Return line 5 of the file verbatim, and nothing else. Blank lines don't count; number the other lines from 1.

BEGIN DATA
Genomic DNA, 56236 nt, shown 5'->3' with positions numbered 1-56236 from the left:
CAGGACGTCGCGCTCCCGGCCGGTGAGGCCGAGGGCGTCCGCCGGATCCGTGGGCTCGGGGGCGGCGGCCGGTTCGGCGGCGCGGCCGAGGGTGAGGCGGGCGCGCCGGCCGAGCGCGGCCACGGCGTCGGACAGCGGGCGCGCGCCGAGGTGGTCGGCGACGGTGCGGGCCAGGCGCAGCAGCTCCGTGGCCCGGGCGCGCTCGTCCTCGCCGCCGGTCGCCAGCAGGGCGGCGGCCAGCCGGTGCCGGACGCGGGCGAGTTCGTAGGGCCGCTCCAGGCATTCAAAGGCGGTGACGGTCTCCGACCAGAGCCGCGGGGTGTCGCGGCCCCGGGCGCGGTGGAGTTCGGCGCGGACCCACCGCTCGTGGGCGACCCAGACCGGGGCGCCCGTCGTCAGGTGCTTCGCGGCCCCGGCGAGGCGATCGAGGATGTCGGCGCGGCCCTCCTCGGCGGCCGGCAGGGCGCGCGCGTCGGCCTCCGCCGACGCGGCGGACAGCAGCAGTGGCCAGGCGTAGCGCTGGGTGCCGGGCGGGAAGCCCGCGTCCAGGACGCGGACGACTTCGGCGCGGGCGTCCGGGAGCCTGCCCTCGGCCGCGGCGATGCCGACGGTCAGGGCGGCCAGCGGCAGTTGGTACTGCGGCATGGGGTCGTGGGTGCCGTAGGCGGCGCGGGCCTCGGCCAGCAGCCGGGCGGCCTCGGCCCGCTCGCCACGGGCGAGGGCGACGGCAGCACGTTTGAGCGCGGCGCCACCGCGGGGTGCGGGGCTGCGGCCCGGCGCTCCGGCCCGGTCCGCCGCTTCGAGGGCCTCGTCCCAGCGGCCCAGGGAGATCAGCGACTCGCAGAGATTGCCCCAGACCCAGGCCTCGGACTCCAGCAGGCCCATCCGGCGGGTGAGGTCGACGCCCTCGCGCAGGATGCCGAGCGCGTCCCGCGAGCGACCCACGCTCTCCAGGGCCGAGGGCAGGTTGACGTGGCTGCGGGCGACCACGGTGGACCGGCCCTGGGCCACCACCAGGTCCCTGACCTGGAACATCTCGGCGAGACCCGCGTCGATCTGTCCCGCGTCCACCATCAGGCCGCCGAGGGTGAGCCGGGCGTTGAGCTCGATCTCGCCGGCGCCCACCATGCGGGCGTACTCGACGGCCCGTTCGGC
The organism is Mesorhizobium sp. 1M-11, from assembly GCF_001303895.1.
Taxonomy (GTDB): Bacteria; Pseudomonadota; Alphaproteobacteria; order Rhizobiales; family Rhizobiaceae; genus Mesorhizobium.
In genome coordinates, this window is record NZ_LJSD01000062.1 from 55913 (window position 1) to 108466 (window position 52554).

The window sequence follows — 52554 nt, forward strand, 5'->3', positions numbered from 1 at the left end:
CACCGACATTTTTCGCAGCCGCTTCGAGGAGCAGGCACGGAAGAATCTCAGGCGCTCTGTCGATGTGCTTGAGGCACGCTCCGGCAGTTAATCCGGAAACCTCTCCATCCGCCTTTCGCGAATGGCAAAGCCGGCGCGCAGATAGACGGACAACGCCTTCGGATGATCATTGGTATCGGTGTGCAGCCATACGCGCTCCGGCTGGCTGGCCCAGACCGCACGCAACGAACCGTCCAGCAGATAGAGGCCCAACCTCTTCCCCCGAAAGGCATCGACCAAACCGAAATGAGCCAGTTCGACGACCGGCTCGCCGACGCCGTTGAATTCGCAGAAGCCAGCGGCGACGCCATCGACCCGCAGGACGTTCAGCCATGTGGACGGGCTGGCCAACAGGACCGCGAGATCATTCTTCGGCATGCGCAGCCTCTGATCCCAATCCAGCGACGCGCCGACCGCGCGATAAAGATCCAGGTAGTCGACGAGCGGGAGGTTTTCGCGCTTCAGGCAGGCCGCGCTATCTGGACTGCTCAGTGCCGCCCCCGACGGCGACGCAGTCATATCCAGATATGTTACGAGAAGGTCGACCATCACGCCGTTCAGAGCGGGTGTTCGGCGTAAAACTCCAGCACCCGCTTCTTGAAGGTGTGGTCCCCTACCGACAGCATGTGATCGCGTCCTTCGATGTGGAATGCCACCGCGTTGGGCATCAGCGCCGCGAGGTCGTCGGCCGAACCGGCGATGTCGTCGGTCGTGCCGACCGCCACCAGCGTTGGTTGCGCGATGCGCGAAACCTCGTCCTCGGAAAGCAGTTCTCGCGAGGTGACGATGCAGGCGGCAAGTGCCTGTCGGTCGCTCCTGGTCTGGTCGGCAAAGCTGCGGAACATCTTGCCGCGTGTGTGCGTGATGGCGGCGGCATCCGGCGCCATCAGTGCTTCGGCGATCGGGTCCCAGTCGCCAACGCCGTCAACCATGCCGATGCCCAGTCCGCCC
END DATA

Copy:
In genome coordinates, this window is record NZ_LJSD01000062.1 from 55913 (window position 1) to 108466 (window position 52554).